- Excellent fuel economy
- Practical and comfortable
- Lots of standard safety equipment
- Somewhat numb steering
- Power liftgate is slow
- Noisy when accelerating hard
Built in Ontario at Toyota’s Woodstock and Cambridge plants, the RAV4 has been a perennial hit with Canadian buyers. The fifth-generation model – introduced for 2019 with a crisp-handling new chassis architecture and rugged-looking new style – is proving more popular than ever: While the 2018 RAV4 barely edged out Honda’s CR-V for the top sales spot in the small SUV segment (55,385 units versus the CR-V’s 54,879), in 2019 the new RAV4 outsold the Honda 65,248 to 55,859.
For 2020 changes to the RAV4 are few, with the biggest news being a new TRD Off-Road trim option for the conventionally powered RAV4, to help compete against the likes of Jeep’s Cherokee and provide a compact alternative to Toyota’s own 4Runner TRD.
There’s no TRD trim option for the RAV4 Hybrid (the subject of this review), but it does get one significant addition in the form of Android Auto compatibility. So the RAV4 now boasts both popular smartphone connectivity options, joining Apple CarPlay, along with Amazon Alexa and Toyota’s own Entune 3.0 system.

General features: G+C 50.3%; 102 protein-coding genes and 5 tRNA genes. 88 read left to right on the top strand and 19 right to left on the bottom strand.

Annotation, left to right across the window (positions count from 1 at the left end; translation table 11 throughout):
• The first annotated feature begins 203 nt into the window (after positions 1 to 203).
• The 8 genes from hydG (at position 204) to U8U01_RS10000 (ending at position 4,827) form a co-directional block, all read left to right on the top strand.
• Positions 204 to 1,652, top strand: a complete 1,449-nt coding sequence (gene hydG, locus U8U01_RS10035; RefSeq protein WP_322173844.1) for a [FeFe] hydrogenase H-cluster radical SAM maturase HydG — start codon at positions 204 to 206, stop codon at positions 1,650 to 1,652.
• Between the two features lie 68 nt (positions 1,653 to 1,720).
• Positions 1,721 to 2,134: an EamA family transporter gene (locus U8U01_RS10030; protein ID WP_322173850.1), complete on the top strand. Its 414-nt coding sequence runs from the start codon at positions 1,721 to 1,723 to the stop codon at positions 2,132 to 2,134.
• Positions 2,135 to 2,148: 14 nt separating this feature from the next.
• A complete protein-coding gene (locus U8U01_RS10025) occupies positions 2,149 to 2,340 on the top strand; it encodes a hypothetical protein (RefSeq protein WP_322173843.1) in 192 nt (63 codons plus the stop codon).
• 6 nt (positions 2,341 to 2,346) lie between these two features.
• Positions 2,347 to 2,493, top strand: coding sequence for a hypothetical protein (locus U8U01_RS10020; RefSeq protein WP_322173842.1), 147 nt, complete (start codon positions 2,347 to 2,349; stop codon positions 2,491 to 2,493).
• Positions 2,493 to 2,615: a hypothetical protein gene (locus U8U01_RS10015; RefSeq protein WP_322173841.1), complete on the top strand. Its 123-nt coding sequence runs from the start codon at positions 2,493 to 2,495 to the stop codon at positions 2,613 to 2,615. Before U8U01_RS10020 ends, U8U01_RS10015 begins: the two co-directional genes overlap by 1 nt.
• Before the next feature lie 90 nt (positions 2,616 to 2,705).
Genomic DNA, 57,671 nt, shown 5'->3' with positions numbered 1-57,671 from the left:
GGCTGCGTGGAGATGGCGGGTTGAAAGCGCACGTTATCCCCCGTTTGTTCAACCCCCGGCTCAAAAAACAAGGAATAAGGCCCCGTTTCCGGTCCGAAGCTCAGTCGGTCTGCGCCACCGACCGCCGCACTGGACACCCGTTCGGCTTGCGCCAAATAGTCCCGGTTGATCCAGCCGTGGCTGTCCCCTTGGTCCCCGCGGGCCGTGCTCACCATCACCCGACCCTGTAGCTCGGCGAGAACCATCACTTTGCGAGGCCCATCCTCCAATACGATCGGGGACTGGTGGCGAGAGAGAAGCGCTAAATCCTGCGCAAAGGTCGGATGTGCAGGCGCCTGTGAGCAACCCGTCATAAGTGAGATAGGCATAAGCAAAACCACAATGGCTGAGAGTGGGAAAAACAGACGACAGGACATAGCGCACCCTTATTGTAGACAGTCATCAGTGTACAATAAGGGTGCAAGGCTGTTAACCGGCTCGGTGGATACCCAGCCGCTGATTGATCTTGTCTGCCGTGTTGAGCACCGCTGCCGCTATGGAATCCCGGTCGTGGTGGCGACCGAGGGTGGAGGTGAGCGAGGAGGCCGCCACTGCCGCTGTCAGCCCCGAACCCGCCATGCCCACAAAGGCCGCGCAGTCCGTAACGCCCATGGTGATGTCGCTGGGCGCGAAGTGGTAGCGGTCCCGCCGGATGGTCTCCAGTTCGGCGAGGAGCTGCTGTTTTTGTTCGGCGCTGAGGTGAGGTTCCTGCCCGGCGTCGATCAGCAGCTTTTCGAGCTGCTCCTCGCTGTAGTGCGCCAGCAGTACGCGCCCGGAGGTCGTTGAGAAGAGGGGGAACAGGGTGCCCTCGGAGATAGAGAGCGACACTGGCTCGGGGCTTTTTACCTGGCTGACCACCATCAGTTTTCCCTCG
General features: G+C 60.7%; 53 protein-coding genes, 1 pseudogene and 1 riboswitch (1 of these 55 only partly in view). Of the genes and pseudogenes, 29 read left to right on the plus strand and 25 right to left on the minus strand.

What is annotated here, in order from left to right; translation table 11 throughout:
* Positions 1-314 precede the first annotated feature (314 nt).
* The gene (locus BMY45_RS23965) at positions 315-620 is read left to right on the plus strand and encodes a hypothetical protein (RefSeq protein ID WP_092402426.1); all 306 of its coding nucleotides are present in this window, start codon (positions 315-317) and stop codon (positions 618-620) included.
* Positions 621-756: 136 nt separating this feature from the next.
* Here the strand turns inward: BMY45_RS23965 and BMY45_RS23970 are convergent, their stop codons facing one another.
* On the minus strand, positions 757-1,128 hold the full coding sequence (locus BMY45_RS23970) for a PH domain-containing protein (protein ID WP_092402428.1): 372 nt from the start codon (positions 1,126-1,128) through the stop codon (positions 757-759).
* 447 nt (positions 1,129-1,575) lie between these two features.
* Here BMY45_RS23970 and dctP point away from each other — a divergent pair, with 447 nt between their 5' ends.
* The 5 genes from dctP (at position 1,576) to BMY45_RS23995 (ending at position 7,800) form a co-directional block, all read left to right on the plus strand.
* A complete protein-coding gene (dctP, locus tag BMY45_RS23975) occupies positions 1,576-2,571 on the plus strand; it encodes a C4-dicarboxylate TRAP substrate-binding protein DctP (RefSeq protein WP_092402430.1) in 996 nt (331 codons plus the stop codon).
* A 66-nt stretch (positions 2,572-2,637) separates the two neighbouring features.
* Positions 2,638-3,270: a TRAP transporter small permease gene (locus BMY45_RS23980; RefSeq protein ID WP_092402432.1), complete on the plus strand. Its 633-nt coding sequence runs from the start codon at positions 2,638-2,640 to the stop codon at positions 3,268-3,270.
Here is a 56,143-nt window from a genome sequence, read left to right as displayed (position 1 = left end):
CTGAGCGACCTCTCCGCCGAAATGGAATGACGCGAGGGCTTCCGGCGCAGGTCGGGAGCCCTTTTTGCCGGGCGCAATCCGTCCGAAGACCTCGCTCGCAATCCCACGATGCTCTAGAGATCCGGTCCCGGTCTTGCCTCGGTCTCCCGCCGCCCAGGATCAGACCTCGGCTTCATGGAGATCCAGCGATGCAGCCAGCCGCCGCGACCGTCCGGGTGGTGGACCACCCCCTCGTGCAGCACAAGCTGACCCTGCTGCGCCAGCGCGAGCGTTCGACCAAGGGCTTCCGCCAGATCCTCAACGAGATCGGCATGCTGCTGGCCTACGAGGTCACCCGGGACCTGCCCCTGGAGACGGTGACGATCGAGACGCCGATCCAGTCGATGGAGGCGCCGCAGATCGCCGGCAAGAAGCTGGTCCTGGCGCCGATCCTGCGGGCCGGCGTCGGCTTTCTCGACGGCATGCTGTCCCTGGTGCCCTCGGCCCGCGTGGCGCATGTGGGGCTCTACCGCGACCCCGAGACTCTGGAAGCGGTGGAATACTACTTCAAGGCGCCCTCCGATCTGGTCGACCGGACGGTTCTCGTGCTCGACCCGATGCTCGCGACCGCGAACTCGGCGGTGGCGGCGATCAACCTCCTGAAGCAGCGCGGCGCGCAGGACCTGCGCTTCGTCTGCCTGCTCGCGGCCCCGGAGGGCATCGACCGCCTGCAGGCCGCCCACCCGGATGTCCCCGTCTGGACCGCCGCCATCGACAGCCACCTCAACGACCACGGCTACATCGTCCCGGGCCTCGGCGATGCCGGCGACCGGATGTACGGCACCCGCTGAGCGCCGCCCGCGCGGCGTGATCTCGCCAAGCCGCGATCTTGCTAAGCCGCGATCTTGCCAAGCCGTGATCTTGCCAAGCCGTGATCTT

While most compact crossovers are steering towards increasingly sleek, mall-friendly styling, the new RAV4 has taken a sharp turn in the opposite direction, borrowing cues from Toyota’s truck lineup to give the RAV4 an angular and decidedly muscular appearance. The 2020 RAV4 looks like it wants to go play in the mud, and while it may not appeal to everyone’s taste, it appears that buyers are responding favourably.
The RAV4 Hybrid is powered by a 2.5L four-cylinder engine combined with two electric motors for a total of 219 hp sent to all four wheels as needed (the front wheels are driven by the gas motor paired with a 118-hp electric motor, while the rear wheels are driven by a 54-hp electric motor). The conventionally powered RAV4 makes 203 hp, so the hybrid is in fact the more powerful and quicker of the pair (it’ll do 0–100 km/h in about 8 seconds, versus 8.5 seconds for its conventional sibling).